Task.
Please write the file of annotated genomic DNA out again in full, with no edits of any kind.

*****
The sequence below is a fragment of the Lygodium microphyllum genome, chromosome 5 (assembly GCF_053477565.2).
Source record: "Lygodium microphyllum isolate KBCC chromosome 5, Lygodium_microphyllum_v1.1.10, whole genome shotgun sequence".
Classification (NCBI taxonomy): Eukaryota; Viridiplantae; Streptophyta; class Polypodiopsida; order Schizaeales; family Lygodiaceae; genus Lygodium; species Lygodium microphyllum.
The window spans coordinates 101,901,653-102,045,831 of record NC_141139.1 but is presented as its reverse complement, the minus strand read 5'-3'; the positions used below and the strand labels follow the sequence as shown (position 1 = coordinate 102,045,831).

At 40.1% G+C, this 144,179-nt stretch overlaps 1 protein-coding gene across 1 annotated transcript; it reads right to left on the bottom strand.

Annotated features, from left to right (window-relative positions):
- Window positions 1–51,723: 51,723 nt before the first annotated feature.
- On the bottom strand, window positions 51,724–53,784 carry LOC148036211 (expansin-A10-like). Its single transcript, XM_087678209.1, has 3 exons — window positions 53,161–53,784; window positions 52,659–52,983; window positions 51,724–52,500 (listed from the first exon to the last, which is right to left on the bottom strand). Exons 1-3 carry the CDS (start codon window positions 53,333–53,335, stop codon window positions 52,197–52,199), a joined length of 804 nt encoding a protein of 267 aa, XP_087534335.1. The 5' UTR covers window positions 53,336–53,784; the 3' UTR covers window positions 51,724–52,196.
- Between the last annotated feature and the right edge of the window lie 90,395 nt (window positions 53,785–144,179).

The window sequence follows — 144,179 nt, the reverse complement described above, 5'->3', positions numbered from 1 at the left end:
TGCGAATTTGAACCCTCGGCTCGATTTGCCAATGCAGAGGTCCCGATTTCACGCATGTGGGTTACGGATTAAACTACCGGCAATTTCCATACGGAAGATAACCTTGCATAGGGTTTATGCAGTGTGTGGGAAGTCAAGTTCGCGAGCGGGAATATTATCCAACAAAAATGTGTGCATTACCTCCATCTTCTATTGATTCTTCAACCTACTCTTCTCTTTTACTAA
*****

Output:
The sequence below is a fragment of the Lygodium microphyllum genome, chromosome 5 (assembly GCF_053477565.2).
Source record: "Lygodium microphyllum isolate KBCC chromosome 5, Lygodium_microphyllum_v1.1.10, whole genome shotgun sequence".
Classification (NCBI taxonomy): Eukaryota; Viridiplantae; Streptophyta; class Polypodiopsida; order Schizaeales; family Lygodiaceae; genus Lygodium; species Lygodium microphyllum.
The window spans coordinates 101,901,653-102,045,831 of record NC_141139.1 but is presented as its reverse complement, the minus strand read 5'-3'; the positions used below and the strand labels follow the sequence as shown (position 1 = coordinate 102,045,831).

At 40.1% G+C, this 144,179-nt stretch overlaps 1 protein-coding gene across 1 annotated transcript; it reads right to left on the bottom strand.

Annotated features, from left to right (window-relative positions):
- Window positions 1–51,723: 51,723 nt before the first annotated feature.
- On the bottom strand, window positions 51,724–53,784 carry LOC148036211 (expansin-A10-like). Its single transcript, XM_087678209.1, has 3 exons — window positions 53,161–53,784; window positions 52,659–52,983; window positions 51,724–52,500 (listed from the first exon to the last, which is right to left on the bottom strand). Exons 1-3 carry the CDS (start codon window positions 53,333–53,335, stop codon window positions 52,197–52,199), a joined length of 804 nt encoding a protein of 267 aa, XP_087534335.1. The 5' UTR covers window positions 53,336–53,784; the 3' UTR covers window positions 51,724–52,196.
- Between the last annotated feature and the right edge of the window lie 90,395 nt (window positions 53,785–144,179).

The window sequence follows — 144,179 nt, the reverse complement described above, 5'->3', positions numbered from 1 at the left end:
TGCGAATTTGAACCCTCGGCTCGATTTGCCAATGCAGAGGTCCCGATTTCACGCATGTGGGTTACGGATTAAACTACCGGCAATTTCCATACGGAAGATAACCTTGCATAGGGTTTATGCAGTGTGTGGGAAGTCAAGTTCGCGAGCGGGAATATTATCCAACAAAAATGTGTGCATTACCTCCATCTTCTATTGATTCTTCAACCTACTCTTCTCTTTTACTAA